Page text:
From an urban cabin in Los Angeles to co-living in Shanghai, MINI Living investigates the future of dwelling

From an urban cabin in Los Angeles to co-living in Shanghai, MINI Living investigates the future of dwelling

The Los Angeles edition of the MINI Living Urban Cabin popped up on the roof of the ROW DTLA during LA Design Festival. Local architects FreelandBuck injected graphic patterns and exposed construction into the cabin design in a celebration of nature, outdoor living and that warm hazy LA light. Since popping up in London, NYC and Milan, and now LA, the Urban Cabin has collected a suite of ideas within its 15 sq m space which all feed MINI Living’s major new co-living project in Shanghai, scheduled to complete in 2019.

The LA Urban Cabin follows the same archetype as the other cabins yet in each city, MINI Living work with a new architect to bring local knowledge of the urban context. FreelandBuck opened up a permeable courtyard space between two living areas where plants hang down from the roof and the sky is exposed through the timber frame wrapped with a bold graphic print: ‘The translucent quality emphasises the kaleidoscopic nature of the light,’ says architect David Freeland of FreelandBuck.

The design also speaks of the dynamic quality of living in Los Angeles. ‘I’ve been in LA for 15 years and the landscape is constantly changing. The experience space is meant to refer to the construction of a house – the studs, the frame that makes it up – that’s almost the most interesting moment of a house, before they put the outside on,’ says Freeland.

MINI LIVING urban cabin in los angeles by freelandbuck

FreelandBuck and MINI Living’s Urban Cabin project in Los Angeles

FreelandBuck’s graphic concept is based how a formation of cubes can create an idealised living space. ‘Experimental work like this does make its way into our other projects at a larger scale. We’re doing a number of single family homes now, some of which we are also the developer for, so we get to set the size and the programme. It’s been an exploration into how more compact living might be an option and how appealing it might be. We are interested in what everyone has to say about it.’

The inhabitable spaces are designed by Corinna Natter, designer at MINI Living, who reveals a series of ‘tricks’ such as folding and modular elements like walls that can be rotated to open up and share with the world beyond the cabin and the view of LA’s skyline. Or the bed that can be shifted so you can sleep beneath the stars, or the small holes in the walls that offer endless possibilties for hanging storage. The design allows for customisation and personalisation, while maintaining a minimalist, light and humourous approach to life.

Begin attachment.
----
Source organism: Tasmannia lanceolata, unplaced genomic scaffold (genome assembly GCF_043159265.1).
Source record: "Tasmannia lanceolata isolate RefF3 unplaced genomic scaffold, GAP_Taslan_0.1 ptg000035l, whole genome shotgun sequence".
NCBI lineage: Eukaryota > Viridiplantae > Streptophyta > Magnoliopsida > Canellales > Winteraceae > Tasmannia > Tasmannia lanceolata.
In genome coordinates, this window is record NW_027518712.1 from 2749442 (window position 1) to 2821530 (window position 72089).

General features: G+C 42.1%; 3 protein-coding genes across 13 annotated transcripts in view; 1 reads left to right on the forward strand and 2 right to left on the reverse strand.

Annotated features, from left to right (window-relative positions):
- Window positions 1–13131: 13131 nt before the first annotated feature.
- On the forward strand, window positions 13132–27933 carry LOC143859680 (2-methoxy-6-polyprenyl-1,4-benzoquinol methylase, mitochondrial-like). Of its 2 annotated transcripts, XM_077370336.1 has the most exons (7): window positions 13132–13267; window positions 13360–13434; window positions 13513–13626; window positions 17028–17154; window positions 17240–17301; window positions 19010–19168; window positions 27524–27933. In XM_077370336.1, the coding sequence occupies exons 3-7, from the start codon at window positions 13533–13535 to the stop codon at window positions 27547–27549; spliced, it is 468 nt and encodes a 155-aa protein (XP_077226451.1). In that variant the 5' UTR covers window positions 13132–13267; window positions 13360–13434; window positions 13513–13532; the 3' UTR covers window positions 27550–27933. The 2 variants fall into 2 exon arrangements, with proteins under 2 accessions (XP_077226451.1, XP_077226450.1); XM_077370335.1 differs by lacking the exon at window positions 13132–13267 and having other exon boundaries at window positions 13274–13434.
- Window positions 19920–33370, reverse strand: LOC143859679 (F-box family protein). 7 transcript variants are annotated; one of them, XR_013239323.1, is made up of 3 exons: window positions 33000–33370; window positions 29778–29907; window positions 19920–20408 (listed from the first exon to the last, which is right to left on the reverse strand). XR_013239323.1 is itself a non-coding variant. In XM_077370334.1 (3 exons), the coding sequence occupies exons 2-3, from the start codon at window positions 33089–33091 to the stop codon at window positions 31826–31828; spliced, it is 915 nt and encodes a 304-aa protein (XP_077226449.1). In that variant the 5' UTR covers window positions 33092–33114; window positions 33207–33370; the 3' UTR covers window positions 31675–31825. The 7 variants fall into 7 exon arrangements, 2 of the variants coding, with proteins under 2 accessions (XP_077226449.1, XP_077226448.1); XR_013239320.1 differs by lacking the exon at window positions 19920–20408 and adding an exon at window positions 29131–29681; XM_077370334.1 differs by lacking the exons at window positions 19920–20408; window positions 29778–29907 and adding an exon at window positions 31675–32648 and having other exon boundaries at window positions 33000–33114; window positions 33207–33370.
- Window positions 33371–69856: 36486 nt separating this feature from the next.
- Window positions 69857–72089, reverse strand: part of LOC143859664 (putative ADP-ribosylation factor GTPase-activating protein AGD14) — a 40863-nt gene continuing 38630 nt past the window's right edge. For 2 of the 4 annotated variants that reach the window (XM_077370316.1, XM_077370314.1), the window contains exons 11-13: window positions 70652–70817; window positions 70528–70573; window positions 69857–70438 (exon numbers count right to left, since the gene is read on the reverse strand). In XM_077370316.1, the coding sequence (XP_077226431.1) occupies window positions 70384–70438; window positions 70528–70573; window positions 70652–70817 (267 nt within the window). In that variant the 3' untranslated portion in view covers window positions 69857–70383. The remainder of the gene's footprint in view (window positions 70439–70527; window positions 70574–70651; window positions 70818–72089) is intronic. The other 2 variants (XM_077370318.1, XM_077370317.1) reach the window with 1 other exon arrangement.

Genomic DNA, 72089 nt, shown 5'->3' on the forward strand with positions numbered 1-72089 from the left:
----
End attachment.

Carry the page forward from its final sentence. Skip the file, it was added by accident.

MINI Living Urban Cabin interior

The interior walls of the MINI Living Urban Cabin in LA

Oke Hauser, head of design at MINI Living, describes the Urban Cabins as ‘test grounds for ideas’ that always have a ‘local specific’ twist: ‘We are not interested in copying and pasting. We keep the same mindset but the design will always adapt. All the projects bring a specific layer to the main project.’

The ‘main project’ refers to MINI Living’s Shanghai building which is currently under construction. An old industrial paint factory is being renovated into a series of homes that vary in size and can be adapted with flexible walls. There will also be co-working spaces, communal areas, kitchens and places to hang out. Yet the homes will also have their own kitchens too of course. ‘You should be able to decide how public or how private you want to be’, says Natter. She’s curious about how the design will help people to live and socialise: ‘We want to bring people together – people who are already local with people who are arriving in cities.’

MINI Living shanghai building

The design for MINI Living’s Shanghai building scheduled to complete in 2019

‘We wanted it to be more than just a residential building, but a public building that’s connected to the city,’ says Hauser. ‘In China and Shanghai especially, there are a lot of walls – the shopping mall, the hotel lobbies – we want to bring something new to the city by opening up completely. We are building a big ‘shelf’ that is a window to the city — a four-storey high public space full of galleries and light. We want to contribute to Shanghai as a city and bring something fresh.’

The Urban Cabin will continue its journey collecting experiences and ideas, popping up next in Beijing to explore the form of the Hutong, and then it will travel to Tokyo for Design Art in October. Each city brings a complex context of its own – after all, explains Corinna, what is a small space in LA is a big space in Tokyo, where low rise and high rise take on totally different scales. Natter previously designed MINI’s concept cars before working on the Urban Cabins, and previous to that studied psychology as well as design. ‘You can have a home everywhere in the future, but feeling at home wherever you go, how do we achieve that?’§

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